|Julia and Dave's student Alfred|
I'm leading the heartstring craft. I got the idea from Family Fun magazine, and made a couple strings for valentine's day. It seemed like a great idea for the kids, and they are making some pretty neat strands.
Here's the link to the tutorial:
|Students working on their heartstrings|
|tin-drawn photos in frames|
|felt wall hangings|
|sewing kuspuks for babies!|
Julia has acquired the skill of telling me that it is time to go outside. She goes to the coat tote, pulls out her coat and brings it to me, then walks over to the door and bangs on it while looking at me pointedly. Now that she can do this, she requests to go out about 3 times a day. So we do, and I let her play in the mud that is everywhere thanks to the lovely 50's we've been having this week! This makes for a lot more laundry, but a happy baby is a happy baby. Along with the warm weather has been extended daylight. It doesn't get truly dark until about 11 pm now and who knows when it gets light. I'm definitely not awake for it! All the talk has turned to break up, the event of the ice breaking up off the river. This can be a quiet, relatively slow process or it can be a flood-induced crashing drama. There are signs warning that the historical flood level is maybe 20 feet higher than the river usually lies, and that explains why our house is 10 feet off the ground. It's been many many years since the flooding has been that bad, but that just means that we're probably due!
|mud 4 sale cheep!|
|There's a river of water forming on top of the ice.|
|The little sign around 9 feet says flood level, the upper suggests building elevation. |
Unfortunately, few houses seem to be this high. This post is about 10-20 feet higher than the river itself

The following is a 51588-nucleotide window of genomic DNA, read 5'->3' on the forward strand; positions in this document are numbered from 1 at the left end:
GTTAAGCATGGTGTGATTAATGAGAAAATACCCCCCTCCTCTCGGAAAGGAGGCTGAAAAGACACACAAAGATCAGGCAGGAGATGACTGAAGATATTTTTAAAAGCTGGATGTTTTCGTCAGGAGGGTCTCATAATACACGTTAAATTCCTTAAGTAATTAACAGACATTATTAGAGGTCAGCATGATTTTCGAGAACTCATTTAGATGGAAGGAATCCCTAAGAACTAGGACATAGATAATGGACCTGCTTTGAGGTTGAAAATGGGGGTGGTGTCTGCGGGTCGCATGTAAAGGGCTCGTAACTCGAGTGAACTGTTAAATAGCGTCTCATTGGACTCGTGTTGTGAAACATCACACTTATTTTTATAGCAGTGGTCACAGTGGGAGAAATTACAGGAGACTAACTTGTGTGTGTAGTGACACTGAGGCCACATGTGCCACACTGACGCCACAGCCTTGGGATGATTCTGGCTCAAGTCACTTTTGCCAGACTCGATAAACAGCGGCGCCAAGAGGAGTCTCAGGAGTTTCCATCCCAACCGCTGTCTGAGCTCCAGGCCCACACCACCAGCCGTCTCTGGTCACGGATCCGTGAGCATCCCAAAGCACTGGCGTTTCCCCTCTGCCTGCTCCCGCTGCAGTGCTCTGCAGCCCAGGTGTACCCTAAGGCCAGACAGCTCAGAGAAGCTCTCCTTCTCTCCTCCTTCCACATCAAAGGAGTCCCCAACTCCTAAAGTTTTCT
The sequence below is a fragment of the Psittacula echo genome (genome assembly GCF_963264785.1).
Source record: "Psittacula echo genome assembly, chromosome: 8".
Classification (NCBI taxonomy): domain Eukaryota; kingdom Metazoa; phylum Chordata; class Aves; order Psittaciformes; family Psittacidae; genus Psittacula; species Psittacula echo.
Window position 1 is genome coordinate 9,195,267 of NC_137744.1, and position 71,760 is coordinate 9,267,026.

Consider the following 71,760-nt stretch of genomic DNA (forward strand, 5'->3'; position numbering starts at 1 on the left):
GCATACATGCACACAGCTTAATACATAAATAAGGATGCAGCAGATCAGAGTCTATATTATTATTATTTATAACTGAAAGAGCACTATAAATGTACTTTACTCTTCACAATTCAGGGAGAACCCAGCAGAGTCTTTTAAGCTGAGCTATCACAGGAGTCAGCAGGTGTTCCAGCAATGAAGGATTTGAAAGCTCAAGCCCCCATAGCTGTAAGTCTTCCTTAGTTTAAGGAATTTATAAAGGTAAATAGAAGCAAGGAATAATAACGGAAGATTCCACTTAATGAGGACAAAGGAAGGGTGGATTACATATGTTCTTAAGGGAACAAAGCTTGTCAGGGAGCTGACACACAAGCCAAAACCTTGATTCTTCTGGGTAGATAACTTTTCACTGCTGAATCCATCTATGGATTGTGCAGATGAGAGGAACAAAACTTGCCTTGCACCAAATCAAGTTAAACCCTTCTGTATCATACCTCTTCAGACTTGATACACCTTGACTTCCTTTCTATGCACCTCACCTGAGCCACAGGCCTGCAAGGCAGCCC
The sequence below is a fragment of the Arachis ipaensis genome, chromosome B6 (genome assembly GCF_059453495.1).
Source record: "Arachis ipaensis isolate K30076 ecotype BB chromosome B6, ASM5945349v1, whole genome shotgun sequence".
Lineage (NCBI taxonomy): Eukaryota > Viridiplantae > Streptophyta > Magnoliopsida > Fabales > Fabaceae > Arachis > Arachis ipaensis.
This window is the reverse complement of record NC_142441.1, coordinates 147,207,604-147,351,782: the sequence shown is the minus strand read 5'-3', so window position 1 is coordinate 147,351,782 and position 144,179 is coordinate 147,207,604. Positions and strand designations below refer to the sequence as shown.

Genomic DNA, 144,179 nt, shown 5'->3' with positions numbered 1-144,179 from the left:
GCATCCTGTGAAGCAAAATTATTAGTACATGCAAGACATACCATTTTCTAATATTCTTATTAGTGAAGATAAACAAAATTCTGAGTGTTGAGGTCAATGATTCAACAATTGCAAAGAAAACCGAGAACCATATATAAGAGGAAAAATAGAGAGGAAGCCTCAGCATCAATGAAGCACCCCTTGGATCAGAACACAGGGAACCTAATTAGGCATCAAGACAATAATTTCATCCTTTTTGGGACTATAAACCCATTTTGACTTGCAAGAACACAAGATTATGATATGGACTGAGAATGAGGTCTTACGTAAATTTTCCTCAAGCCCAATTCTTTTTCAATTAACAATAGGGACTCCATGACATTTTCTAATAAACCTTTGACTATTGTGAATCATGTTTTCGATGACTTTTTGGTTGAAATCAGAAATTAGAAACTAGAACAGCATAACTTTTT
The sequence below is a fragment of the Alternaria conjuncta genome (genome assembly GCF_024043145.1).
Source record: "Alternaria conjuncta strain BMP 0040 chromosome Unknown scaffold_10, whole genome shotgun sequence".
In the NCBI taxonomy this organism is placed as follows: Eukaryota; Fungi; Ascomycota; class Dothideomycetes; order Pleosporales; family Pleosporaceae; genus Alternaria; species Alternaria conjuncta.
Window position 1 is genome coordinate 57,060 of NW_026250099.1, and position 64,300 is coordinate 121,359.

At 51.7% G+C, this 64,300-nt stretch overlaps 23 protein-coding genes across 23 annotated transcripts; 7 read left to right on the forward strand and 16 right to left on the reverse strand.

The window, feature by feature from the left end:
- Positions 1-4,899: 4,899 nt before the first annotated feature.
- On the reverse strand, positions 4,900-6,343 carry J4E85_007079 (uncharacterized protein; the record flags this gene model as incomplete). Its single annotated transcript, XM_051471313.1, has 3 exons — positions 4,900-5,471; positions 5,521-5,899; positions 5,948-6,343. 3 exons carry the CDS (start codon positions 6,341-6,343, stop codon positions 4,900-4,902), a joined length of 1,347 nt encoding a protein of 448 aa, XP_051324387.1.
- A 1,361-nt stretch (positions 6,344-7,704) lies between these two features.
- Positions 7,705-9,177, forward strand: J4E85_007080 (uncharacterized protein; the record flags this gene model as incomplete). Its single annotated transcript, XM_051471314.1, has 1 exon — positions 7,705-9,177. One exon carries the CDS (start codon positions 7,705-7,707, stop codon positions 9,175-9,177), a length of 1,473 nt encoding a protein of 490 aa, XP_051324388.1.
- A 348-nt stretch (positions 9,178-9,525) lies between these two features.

Julia has also learned to ask for nursing and for water in sign. The nurse sign is to tap two fingers against one wrist, and she mostly taps one palm with the other. for water, I sign to her with three fingers tapping against my chin. she has interpreted this as a open palm smack to her head. She's also made the discovery that pens and crayons make marks on paper. She gasped when she realized her power!
Earlier this week, I tried Quilling with the school kids. We used plastic coffee stirrers for a quilling tool. Just split the end with a scissor and away you go. It was quite successful. They were all able to get the idea of how to quill up a loose circle and to form it into a tear drop or a square or what have you, and they put their quilled shapes together into pictures.
The village has also started hosting a knitting/crocheting/beading night at the council office twice a week. I'm the one who was called upon to teach the knitting aspect, and to my great surprise, the young girls really took to it. Ashley in particular really got it quickly, whipping out a small scarf and starting on a baby blanket.